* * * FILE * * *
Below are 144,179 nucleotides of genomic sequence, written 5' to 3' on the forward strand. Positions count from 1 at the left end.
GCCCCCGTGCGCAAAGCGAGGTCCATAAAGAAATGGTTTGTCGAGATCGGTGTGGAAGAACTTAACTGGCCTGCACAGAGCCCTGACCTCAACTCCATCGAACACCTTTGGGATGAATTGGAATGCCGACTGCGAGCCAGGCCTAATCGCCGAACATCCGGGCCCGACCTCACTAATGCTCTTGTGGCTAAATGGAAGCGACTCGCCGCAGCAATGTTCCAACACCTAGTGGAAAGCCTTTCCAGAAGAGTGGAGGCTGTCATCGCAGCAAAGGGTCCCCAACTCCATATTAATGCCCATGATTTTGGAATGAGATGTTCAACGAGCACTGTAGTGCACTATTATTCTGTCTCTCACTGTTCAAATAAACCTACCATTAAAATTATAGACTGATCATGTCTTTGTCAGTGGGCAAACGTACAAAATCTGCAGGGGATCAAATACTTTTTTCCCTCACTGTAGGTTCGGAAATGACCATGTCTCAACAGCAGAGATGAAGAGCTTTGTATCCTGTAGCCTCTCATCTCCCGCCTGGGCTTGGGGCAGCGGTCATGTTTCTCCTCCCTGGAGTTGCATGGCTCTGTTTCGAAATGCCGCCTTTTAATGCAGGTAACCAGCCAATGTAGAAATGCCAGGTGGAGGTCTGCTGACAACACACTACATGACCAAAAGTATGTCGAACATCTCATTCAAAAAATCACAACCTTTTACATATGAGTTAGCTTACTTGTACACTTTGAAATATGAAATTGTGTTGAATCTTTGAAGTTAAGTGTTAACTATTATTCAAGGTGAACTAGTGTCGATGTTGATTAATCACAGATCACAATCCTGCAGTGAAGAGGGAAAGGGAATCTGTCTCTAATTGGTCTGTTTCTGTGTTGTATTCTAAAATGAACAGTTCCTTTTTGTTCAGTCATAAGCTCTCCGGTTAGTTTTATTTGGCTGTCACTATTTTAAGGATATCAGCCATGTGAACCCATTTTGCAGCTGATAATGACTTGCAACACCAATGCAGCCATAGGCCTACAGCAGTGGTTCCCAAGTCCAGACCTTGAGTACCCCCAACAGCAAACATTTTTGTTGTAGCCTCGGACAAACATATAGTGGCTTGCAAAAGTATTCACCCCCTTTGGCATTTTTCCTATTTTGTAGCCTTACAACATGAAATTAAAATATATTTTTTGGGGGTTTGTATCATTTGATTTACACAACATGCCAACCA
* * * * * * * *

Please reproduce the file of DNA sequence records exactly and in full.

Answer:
Below are 144,179 nucleotides of genomic sequence, written 5' to 3' on the forward strand. Positions count from 1 at the left end.
GCCCCCGTGCGCAAAGCGAGGTCCATAAAGAAATGGTTTGTCGAGATCGGTGTGGAAGAACTTAACTGGCCTGCACAGAGCCCTGACCTCAACTCCATCGAACACCTTTGGGATGAATTGGAATGCCGACTGCGAGCCAGGCCTAATCGCCGAACATCCGGGCCCGACCTCACTAATGCTCTTGTGGCTAAATGGAAGCGACTCGCCGCAGCAATGTTCCAACACCTAGTGGAAAGCCTTTCCAGAAGAGTGGAGGCTGTCATCGCAGCAAAGGGTCCCCAACTCCATATTAATGCCCATGATTTTGGAATGAGATGTTCAACGAGCACTGTAGTGCACTATTATTCTGTCTCTCACTGTTCAAATAAACCTACCATTAAAATTATAGACTGATCATGTCTTTGTCAGTGGGCAAACGTACAAAATCTGCAGGGGATCAAATACTTTTTTCCCTCACTGTAGGTTCGGAAATGACCATGTCTCAACAGCAGAGATGAAGAGCTTTGTATCCTGTAGCCTCTCATCTCCCGCCTGGGCTTGGGGCAGCGGTCATGTTTCTCCTCCCTGGAGTTGCATGGCTCTGTTTCGAAATGCCGCCTTTTAATGCAGGTAACCAGCCAATGTAGAAATGCCAGGTGGAGGTCTGCTGACAACACACTACATGACCAAAAGTATGTCGAACATCTCATTCAAAAAATCACAACCTTTTACATATGAGTTAGCTTACTTGTACACTTTGAAATATGAAATTGTGTTGAATCTTTGAAGTTAAGTGTTAACTATTATTCAAGGTGAACTAGTGTCGATGTTGATTAATCACAGATCACAATCCTGCAGTGAAGAGGGAAAGGGAATCTGTCTCTAATTGGTCTGTTTCTGTGTTGTATTCTAAAATGAACAGTTCCTTTTTGTTCAGTCATAAGCTCTCCGGTTAGTTTTATTTGGCTGTCACTATTTTAAGGATATCAGCCATGTGAACCCATTTTGCAGCTGATAATGACTTGCAACACCAATGCAGCCATAGGCCTACAGCAGTGGTTCCCAAGTCCAGACCTTGAGTACCCCCAACAGCAAACATTTTTGTTGTAGCCTCGGACAAACATATAGTGGCTTGCAAAAGTATTCACCCCCTTTGGCATTTTTCCTATTTTGTAGCCTTACAACATGAAATTAAAATATATTTTTTGGGGGTTTGTATCATTTGATTTACACAACATGCCAACCA